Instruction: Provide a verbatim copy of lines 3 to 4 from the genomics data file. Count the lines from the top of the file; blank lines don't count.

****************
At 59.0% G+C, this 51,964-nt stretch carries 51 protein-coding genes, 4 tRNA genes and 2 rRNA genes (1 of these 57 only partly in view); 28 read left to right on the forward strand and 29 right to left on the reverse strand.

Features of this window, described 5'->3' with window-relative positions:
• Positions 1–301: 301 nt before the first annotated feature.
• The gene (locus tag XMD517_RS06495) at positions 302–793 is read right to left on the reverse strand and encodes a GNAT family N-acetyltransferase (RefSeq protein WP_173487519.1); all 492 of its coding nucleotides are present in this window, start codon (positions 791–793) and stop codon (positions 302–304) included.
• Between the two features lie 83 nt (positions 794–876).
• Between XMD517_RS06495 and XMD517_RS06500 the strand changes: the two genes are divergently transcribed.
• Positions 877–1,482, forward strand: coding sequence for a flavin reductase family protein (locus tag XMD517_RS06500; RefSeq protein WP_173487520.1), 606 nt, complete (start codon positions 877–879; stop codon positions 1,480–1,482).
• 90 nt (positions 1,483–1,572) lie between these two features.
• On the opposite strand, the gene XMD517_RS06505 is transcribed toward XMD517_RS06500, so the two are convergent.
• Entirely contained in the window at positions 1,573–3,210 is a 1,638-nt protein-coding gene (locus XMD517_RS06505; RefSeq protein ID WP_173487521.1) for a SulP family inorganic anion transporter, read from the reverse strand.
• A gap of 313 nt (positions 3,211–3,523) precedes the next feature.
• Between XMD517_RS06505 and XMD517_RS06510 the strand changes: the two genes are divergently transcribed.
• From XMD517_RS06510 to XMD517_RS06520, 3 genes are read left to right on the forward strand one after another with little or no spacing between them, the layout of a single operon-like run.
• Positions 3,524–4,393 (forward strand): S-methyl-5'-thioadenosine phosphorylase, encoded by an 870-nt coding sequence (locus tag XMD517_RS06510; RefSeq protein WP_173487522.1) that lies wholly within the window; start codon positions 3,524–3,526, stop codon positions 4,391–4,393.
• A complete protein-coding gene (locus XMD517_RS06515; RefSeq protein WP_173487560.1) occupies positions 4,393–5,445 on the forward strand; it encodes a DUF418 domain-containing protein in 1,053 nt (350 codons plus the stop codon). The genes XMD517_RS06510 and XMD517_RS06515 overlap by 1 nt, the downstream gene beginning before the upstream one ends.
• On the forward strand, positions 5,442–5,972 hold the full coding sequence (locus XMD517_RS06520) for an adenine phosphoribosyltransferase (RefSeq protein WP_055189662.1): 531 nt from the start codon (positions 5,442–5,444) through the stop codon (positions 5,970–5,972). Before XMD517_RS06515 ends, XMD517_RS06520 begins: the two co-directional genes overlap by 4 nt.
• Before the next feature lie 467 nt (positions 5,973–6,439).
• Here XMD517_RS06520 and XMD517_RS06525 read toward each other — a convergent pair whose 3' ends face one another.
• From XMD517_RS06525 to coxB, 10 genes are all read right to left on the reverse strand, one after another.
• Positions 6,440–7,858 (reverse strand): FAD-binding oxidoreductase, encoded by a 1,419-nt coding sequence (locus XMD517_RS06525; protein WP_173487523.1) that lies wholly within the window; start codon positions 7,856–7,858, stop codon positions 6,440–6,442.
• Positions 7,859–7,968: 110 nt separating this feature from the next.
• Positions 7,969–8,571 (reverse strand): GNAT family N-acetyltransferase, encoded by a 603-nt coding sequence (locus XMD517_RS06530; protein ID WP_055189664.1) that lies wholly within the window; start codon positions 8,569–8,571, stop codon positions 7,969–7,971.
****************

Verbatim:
• Positions 1–301: 301 nt before the first annotated feature.
• The gene (locus tag XMD517_RS06495) at positions 302–793 is read right to left on the reverse strand and encodes a GNAT family N-acetyltransferase (RefSeq protein WP_173487519.1); all 492 of its coding nucleotides are present in this window, start codon (positions 791–793) and stop codon (positions 302–304) included.